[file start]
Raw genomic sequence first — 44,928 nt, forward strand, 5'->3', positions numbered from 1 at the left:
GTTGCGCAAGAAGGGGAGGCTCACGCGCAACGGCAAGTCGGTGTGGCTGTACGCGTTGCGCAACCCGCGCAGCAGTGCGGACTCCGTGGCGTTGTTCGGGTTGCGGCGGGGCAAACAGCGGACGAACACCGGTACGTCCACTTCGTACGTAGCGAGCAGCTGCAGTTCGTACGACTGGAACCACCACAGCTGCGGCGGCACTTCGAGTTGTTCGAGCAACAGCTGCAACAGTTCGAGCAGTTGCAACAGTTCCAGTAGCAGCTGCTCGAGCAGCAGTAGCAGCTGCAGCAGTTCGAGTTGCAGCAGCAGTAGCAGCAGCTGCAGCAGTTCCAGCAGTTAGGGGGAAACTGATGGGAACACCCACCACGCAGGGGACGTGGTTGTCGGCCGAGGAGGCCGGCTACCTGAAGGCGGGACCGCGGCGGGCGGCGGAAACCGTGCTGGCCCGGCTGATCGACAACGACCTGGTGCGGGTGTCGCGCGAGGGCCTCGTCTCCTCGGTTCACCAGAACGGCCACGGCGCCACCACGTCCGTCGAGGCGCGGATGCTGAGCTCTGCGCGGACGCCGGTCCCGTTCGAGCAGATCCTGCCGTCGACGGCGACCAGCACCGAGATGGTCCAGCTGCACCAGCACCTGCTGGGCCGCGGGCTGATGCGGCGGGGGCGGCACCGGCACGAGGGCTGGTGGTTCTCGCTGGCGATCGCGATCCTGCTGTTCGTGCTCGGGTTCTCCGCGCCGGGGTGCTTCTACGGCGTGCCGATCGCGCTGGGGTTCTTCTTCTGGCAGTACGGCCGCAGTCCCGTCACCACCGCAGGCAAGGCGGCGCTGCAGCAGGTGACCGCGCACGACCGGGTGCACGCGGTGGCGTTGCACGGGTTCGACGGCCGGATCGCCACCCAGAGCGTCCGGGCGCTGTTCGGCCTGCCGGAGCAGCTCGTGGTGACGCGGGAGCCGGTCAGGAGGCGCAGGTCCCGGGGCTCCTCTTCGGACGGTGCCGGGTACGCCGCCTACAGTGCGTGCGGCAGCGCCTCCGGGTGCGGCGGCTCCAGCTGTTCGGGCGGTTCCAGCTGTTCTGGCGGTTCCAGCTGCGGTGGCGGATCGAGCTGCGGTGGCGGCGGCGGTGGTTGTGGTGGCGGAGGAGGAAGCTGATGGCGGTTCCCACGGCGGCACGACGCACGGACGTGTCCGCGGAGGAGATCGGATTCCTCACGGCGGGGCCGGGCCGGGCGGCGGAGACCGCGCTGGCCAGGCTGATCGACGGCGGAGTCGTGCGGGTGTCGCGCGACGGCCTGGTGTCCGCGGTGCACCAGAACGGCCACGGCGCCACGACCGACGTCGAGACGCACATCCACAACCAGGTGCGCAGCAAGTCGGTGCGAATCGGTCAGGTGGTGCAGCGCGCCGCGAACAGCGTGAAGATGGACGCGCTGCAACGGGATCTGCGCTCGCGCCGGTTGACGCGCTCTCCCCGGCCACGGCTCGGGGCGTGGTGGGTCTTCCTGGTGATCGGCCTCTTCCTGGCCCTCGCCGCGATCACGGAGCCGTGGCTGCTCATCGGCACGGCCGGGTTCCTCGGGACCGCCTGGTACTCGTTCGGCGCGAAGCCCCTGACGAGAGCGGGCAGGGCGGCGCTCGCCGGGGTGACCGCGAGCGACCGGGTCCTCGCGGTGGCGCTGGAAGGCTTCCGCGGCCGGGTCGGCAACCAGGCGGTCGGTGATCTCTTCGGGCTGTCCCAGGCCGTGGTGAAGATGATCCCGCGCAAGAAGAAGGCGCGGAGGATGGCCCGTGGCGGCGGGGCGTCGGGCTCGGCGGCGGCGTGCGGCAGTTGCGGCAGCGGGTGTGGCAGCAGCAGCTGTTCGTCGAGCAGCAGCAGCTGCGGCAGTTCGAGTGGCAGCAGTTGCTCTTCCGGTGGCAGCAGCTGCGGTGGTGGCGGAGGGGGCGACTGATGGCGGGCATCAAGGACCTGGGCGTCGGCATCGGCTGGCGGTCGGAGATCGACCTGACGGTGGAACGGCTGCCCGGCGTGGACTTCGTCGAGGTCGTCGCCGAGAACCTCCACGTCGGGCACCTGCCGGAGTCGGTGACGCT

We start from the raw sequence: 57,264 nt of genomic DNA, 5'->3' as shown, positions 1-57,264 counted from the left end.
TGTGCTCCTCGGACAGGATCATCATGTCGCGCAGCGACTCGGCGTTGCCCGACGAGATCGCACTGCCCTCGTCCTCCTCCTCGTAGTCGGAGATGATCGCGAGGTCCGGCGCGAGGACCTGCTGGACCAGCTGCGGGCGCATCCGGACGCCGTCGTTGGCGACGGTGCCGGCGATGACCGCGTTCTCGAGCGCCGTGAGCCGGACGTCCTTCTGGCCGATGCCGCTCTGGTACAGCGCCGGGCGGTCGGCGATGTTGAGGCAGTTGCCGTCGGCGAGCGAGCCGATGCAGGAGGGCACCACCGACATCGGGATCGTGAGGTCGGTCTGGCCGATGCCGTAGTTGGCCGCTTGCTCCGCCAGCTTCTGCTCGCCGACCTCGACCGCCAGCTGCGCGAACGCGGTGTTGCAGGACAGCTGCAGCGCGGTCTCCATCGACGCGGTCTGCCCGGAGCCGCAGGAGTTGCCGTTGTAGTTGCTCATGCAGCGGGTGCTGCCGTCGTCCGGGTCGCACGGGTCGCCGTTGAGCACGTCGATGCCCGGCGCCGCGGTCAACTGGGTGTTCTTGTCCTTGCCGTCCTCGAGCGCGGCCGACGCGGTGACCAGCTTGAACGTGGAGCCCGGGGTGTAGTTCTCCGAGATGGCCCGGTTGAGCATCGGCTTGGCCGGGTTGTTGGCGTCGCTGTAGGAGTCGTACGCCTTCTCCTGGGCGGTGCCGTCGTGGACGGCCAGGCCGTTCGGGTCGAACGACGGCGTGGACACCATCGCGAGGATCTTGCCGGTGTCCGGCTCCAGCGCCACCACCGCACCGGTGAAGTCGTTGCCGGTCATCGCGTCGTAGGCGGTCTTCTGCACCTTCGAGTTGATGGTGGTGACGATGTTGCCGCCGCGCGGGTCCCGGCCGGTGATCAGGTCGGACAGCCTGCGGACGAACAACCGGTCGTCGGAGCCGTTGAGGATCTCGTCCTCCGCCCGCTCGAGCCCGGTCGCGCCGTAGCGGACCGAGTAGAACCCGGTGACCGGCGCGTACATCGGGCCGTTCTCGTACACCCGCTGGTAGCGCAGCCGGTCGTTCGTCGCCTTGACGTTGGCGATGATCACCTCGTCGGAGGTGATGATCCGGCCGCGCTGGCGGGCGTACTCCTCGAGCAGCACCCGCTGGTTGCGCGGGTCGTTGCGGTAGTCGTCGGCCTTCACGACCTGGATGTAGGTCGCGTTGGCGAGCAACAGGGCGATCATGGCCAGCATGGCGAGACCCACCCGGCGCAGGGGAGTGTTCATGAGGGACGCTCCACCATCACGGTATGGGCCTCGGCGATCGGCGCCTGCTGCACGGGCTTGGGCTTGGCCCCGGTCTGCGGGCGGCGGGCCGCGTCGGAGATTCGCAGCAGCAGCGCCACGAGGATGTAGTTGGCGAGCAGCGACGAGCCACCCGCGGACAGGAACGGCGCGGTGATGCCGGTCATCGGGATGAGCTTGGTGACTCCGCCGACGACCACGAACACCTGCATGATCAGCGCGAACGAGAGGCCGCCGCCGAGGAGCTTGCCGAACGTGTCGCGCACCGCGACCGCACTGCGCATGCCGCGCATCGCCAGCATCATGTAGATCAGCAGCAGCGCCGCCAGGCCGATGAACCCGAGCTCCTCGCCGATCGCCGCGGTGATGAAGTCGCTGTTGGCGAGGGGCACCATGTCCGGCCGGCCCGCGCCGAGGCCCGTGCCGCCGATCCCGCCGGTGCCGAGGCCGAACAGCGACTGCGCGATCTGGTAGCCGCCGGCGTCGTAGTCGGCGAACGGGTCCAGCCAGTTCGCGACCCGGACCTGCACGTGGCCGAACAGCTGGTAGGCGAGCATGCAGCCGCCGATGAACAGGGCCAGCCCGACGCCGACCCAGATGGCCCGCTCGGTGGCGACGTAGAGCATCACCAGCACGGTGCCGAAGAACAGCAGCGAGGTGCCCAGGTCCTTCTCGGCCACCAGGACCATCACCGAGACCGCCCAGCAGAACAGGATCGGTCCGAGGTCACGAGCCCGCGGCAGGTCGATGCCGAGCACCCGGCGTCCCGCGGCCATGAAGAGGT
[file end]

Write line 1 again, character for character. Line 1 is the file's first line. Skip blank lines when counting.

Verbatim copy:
Raw genomic sequence first — 44,928 nt, forward strand, 5'->3', positions numbered from 1 at the left: